Translating Zagat Reviews Into the Traditional 5-star System
How do you rate your favorite places? What kind of ratings gives you the most information when you’re looking up a venue? Is it the the star rating scale?
How about the movie critic thumbs-up? Or this new adopted system by Google+ ?
In September of last year Google officially acquired Zagat and integrated it into their Google+ Local system on May 30, 2012.
“Zagat Survey® is based on the belief that the shared experiences of large numbers of users is inherently more accurate than the opinions of a few critics”
Zagat started in 1979 as a hobby by husband and wife team, Tim & Nina Zagat. It’s a provider of survey-based information, primarily in the restaurant sector (You can learn more about Zagat’s history here)
The Zagat rating scale works by allowing individuals to rate their preference for a place they’ve been to on a 0-3 scale. It then takes these ratings, averages them, multiplies them by ten, and gives an overall rating representative of the entire sample.
There are some benefits to the Zagat scoring system, such as being able to see separate ratings for different qualities such as “Food”, “Décor”, and “Service” for restaurants or “Quality”, “Appeal” and “Service” for metro stations. But this comes at a cost.
The downfalls of Zagat
First, since Google owns Zagat, it is the only platform using the Zagat system. This is a problem when other platforms are using a star rating scale. How does a 21 in food and 15 in service in Zagat compare to my 4.5 stars in Yelp? Inconsistencies like these can lead to confusion when deciding where to go or what to do.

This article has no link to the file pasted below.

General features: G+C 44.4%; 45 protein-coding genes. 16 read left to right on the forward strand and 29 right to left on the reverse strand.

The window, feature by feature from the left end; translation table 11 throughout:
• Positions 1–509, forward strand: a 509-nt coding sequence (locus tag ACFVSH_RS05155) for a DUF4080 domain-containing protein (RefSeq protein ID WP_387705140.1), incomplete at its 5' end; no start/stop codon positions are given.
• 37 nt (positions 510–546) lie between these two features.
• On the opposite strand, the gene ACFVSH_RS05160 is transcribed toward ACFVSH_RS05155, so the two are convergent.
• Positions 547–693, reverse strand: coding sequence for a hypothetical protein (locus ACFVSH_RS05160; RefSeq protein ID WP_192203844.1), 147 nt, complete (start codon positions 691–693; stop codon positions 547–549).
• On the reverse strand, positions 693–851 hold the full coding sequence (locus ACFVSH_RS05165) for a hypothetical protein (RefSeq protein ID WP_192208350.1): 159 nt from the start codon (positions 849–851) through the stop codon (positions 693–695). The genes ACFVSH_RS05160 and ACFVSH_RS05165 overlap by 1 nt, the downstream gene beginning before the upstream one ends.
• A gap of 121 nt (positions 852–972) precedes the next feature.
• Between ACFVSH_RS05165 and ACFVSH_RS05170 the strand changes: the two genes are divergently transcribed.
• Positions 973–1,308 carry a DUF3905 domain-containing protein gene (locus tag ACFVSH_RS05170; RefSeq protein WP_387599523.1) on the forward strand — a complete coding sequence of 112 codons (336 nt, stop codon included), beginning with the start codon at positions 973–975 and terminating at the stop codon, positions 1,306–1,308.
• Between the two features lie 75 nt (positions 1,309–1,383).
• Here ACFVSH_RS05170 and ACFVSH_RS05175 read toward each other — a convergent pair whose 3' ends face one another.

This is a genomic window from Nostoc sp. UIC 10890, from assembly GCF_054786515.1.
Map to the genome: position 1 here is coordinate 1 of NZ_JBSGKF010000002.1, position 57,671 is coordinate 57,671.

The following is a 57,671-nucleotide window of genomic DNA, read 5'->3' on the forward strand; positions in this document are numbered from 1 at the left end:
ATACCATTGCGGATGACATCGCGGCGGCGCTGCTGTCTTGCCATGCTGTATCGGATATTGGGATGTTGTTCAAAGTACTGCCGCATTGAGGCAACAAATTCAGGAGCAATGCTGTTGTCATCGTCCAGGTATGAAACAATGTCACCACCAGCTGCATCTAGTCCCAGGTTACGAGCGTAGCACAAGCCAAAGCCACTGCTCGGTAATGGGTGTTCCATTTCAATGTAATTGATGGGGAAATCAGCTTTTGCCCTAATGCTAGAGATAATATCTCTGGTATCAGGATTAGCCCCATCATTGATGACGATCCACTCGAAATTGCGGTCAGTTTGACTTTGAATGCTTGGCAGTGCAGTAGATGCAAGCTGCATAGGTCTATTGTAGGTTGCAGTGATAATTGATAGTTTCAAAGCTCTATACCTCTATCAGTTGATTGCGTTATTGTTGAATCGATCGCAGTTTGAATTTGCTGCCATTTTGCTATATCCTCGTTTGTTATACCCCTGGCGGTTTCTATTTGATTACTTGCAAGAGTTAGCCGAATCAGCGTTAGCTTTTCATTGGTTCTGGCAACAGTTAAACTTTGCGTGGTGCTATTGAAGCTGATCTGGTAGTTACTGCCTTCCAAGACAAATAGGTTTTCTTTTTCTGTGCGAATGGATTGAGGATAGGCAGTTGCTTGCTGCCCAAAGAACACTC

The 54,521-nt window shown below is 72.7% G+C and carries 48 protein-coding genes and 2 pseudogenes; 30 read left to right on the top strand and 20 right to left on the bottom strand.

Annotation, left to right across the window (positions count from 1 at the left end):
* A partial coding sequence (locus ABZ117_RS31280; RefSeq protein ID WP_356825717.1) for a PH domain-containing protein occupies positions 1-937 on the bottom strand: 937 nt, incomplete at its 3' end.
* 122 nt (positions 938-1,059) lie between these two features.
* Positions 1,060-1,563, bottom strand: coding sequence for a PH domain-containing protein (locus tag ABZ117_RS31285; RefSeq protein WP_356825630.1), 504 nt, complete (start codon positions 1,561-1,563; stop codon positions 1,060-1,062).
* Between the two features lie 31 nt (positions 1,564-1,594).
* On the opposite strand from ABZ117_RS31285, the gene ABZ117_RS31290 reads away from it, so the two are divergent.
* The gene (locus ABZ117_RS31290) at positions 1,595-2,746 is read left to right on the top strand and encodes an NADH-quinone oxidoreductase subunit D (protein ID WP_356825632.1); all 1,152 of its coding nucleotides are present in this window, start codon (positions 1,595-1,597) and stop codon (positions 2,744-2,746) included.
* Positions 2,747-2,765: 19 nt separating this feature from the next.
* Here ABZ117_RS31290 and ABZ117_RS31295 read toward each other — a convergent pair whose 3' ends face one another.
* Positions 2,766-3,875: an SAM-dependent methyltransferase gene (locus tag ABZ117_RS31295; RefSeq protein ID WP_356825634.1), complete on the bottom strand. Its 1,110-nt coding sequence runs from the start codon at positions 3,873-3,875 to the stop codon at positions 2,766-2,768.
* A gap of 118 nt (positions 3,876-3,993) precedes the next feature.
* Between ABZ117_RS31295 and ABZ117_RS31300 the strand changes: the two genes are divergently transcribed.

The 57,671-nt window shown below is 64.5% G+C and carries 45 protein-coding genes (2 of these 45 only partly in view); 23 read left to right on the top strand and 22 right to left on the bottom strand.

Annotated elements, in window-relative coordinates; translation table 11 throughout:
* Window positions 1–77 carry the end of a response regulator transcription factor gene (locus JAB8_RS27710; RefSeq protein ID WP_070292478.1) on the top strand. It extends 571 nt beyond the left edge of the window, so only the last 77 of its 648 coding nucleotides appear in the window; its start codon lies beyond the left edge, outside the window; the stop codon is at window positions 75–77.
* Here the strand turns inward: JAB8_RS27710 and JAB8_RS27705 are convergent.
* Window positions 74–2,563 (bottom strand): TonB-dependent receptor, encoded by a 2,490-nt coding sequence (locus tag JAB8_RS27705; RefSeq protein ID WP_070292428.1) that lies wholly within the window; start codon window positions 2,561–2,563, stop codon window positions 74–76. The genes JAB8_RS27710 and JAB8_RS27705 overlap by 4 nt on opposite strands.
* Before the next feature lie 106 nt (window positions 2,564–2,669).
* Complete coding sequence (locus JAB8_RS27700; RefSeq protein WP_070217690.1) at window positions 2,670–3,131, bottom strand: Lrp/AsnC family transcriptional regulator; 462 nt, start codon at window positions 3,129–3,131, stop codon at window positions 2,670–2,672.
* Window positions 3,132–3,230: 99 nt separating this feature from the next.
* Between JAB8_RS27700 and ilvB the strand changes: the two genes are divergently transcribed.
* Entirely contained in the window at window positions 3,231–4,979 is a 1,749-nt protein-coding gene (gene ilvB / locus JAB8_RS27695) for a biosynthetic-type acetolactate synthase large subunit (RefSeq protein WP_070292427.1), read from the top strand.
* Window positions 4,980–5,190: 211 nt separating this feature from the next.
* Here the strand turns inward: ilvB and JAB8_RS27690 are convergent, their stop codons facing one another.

Second is the rating system itself. While Zagat system is very North-American-centric, star ratings are international and cross-cultural. There is something elegant about 5 stars and even in Japan people know what a 5-star hotel is. We’re rooted in the 5-star system. A 4/5 is the same as 8/10 . . . that’s 80%! Not bad, right?
Let me hit you with a 23/30 Zagat score. Quick, what percent is that? We still get it, but it leaves something to be desired (by the way, it was 76% or just shy of 4/5 stars).
Another thing about Zagat scoring is that individual ratings are out of 3. This can be very misleading because using quantitative scales as qualitative measures doesn’t always work.
The current scale goes like this:
3 is excellent, 2 very good, 1 good, and 0 poor to fair.
3/3 is great, that’s 100%, 5/5 stars! So far so good until you see a rating of 2/3 . . . well, in stars (which people are used to), that would be 3.33/5 which seems OK. Apparently 1/3 means good, but the fraction sounds horrible. In stars this would be 1.6/5 which is looking awfully pitiful. And of course there is 0, which according to Zagat scoring is poor to fair. Never knew those meant the same thing.
The third downfall to the Zagat system is that it is catered toward restaurants while the star system is used across multiple verticals (restaurants, hotels…even movies).Not all local service and business centers serve food, and for many the décor may be completely irrelevant.
The Solution: How to convert Zagat into 5-star
Sweet IQ has devised a solution whereby we track the Google+ Local reviews and convert them to the standard star scoring system for reporting. This gives people the option of both Zagat and the internationally recognized star rating system.Now you are able to compare your Zagat ratings against a rating system you’re familiar with.
But we would like to hear from you! Do you prefer the star rating system or the Zagat scoring system? Why?